Date of Award

8-2016

Document Type

Dissertation

Degree Name

Doctor of Philosophy (PhD)

Legacy Department

Rhetorics, Communication, and Information Design

Committee Member

Dr. David Blakesley, Committee Chair

Committee Member

Dr. James Sanderson

Committee Member

Dr. Sean Morey

Committee Member

Dr. Daniel E. Wueste

Abstract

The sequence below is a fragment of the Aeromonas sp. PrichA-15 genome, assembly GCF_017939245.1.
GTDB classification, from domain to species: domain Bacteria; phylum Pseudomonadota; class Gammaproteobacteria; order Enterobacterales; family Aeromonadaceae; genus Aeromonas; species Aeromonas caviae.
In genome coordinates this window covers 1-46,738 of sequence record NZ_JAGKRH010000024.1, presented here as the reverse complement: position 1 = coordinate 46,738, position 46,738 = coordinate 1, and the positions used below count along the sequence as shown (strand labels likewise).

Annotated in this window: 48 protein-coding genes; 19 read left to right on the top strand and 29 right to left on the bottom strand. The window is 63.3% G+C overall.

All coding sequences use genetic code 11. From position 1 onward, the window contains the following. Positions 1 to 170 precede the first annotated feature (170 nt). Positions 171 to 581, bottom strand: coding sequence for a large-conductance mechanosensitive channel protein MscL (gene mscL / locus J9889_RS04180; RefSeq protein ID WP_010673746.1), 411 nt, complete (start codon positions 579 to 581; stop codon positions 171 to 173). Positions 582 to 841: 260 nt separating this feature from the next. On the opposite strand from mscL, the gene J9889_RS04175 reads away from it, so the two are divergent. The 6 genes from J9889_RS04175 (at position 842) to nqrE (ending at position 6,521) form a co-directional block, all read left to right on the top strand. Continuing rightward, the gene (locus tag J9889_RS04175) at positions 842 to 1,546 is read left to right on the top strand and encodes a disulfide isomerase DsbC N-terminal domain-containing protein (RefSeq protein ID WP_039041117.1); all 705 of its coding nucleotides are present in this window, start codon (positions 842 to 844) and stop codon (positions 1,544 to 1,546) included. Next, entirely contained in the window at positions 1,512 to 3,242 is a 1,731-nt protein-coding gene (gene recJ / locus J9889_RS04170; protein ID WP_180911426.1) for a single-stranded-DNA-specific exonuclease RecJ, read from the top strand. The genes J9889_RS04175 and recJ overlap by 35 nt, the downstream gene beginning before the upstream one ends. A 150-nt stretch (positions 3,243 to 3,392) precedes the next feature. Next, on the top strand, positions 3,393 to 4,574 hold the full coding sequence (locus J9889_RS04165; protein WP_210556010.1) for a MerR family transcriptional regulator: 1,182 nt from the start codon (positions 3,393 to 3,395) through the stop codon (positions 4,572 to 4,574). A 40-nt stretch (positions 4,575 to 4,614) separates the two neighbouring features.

Lance Armstrong is one of the most recognized athletes of all time and one of the most successful cyclists ever. After surviving cancer, going on to win the Tour de France a record seven times, and being the center of a media empire, Armstrong’s reputation was publicly ruined after the United States Anti-Doping Agency released a huge case against him. Armstrong had to recant years of righteous denials and arduous insistence that he did not use performance-enhancing drugs. This doping scandal exposed a well-liked sports hero as a fraud and cheater, making him an exception case study in branding and crisis communication. Drawing on image repair theory as well ethical and sociological perspectives on performance-enhancing drug use, this dissertation seeks to better understand the rhetorical situations of cycling and doping, the relationship between Armstrong and the media, and the ways Armstrong’s identity construction damaged his reputation. Walter Fisher’s theories of narrative and Kenneth Burke’s dramatism are also brought to bear on the stories Armstrong uses throughout the scandal to explain or rationalize his acts.

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